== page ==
(Paul Lehr’s cover for the 1968 edition)
The esteemed science fiction critic John Clute claimed quite adamantly that Ian Wallace’s Croyd (1967) and its sequel Dr. Orpheus (1968) “are among the most exhilarating space-opera exercises of the post-World War Two genre” (SF Encyclopedia entry for Ian Wallace). With this endorsement in mind I picked up a copy with high expectations. But Clute’s assessment leaves me utterly flummoxed.
Wallace attempts to channel A. E. Van Vogt’s 1940s at a time (the 60s) when a large percentage of the writers were eschewing this form for social science fiction and the literary aspirations of the New Wave. Van Vogt’s novels were fumbling baroque exercises where heroes with superpowers flail around in an arbitrary world developed with few, if any, guiding principles yet eventually (through no apparent logic) come out on top. As a result an overwhelming cloud of arbitrariness pervades their pages. The godly heroes can do whatever they wish with whatever incredible powers they have at their disposal.
As with Van Vogt, Wallace revels in arbitrary excess — Croyd (a science-fictional James Bond descended from the Egyptian god Thoth) and the evil alien Lurla (a run-of-the-mill I want to conquer your galaxy because you are all puny/stupid humans) transfer their minds to other bodies at will. Some bodies they leave in their wake contain nascent minds that attack their intruders, other minds are suppressed and dominated, others develop complicated relationships with their hosts — all these permutations interact with each other, betray each other, and attempt to kill each other at will. At the most inopportune times Wallace has to interject and remind us what’s at stake because the erratic logic of the plot (and world) emotionally and mentally detaches the reader: “[Croyd] chilled as he remembered Tannen’s intimations of a plot to implode the galaxy” (98).
Fans of “mind-bending” [rending?] 60s space opera concocted by putting A. E. van Vogt and Ian Fleming’s novels together in a food processor, uber manly men downing their alcohol before mind battling evil mind-switching aliens, and time-travel [of course!] might enjoy Croyd and its numerous sequels.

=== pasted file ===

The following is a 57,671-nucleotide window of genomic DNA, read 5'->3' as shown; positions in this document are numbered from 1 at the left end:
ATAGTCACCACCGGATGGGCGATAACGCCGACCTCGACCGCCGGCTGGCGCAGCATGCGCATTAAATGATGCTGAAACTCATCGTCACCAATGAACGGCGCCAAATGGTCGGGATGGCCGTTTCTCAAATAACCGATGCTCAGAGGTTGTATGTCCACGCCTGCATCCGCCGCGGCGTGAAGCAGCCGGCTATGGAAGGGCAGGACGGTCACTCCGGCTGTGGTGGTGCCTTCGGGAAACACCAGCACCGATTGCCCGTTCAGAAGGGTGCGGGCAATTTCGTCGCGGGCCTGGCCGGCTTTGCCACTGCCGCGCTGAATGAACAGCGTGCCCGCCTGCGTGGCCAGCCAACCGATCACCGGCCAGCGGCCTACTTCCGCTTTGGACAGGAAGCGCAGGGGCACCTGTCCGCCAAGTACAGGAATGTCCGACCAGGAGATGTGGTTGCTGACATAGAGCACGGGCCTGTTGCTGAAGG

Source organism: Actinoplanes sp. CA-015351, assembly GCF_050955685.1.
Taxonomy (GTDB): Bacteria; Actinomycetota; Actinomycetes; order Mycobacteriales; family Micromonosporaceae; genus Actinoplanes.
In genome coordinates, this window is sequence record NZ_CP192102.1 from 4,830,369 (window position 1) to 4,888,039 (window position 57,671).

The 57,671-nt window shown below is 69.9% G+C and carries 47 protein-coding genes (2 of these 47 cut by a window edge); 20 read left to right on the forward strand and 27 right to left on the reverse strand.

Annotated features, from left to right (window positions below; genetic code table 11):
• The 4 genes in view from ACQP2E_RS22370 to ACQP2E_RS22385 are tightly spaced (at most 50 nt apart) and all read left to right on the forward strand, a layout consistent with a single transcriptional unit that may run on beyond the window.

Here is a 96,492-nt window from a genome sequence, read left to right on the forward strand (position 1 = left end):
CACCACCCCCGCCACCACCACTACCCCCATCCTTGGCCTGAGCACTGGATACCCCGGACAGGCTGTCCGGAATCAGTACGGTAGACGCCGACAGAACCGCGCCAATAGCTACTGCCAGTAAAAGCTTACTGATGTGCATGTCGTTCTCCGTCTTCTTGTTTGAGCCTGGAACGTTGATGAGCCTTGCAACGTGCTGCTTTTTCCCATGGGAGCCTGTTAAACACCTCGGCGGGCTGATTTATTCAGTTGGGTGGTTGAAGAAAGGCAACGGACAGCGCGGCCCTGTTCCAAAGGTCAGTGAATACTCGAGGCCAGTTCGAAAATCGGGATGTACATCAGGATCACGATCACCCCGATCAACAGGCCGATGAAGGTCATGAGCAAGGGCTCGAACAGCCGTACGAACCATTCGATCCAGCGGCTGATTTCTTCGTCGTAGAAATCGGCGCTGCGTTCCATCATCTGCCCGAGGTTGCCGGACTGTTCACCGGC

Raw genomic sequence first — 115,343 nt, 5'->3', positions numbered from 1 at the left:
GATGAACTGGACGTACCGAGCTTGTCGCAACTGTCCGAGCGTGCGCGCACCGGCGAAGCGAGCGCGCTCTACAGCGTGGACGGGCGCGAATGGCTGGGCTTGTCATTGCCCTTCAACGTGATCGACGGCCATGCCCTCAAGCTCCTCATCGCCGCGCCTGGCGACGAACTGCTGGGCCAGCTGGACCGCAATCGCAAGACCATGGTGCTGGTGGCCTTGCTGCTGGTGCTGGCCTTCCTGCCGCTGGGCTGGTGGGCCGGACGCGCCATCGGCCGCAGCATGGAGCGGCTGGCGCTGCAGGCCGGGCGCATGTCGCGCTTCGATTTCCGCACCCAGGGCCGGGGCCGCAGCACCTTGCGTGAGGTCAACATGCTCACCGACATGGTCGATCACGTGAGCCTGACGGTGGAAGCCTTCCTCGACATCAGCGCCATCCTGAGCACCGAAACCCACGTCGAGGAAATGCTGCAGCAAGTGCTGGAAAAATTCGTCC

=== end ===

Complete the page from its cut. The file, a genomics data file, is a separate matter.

Aside from joy generated from ogling the gorgeous Paul Lehr cover, I found the experience rather akin to what I imagine would be horrors of synchronized swimming in a pool of mollasses.
Brief Plot Summary/Analysis
Croyd operates in a far future world where the 20th century’s inventions and philosophical positions are considered quaint and plain wrong: “Hence, in Croyd’s era, it was the names of twentieth-century intellectuals that you dropped, if only to refute them” (184). Using this as an operating principle, Wallace gives himself a carte blanche to develop the most outrageous, to use his words, “science-fantasy” possible.
Croyd, the main character, is cut from the mold of James Bond. He’s a tool of the central government and his philosophy is never elaborated on. However, he, unlike most humanoids in this far future, has developed the ability to travel short distances forward and backward in time. Whether or not this is due to his claimed descent from Thoth, the Egyptian god of time, is not explained. Croyd operates in a dreamlike world filled with threats — for example, disgruntled students (and the like) who attempt to crash an asteroid into one of the inhabited moons of Neptune.
But the biggest threat are the evil gnurls from the Greater Magellanic cloud — I won’t give away their appearance because Wallace seems to think it is a “surprise.” These gnurls have a rigid class society based on intelligence and practice from a young age transferring their mind into other bodies. The most intriguing idea of the novel are the social ramifications of such a practice. For example, the gnurls transfer minds only with other gnurls of the same gender.
Lurla, a particularly pernicious gnurl princess, is set to Earth’s solar system to enact an evil plot because Earth is perceived as a threat and a potential breeding ground. The plot involves seducing Croyd via hypnosis and transferring her mind (which has been hanging out in the body of Greta, an Earth woman, whom she had transfer to earlier) to his manly man body. This transfer is successful and soon Croyd wakes up in the body of Greta. Greta and him decide to go after Lurla and save the world…
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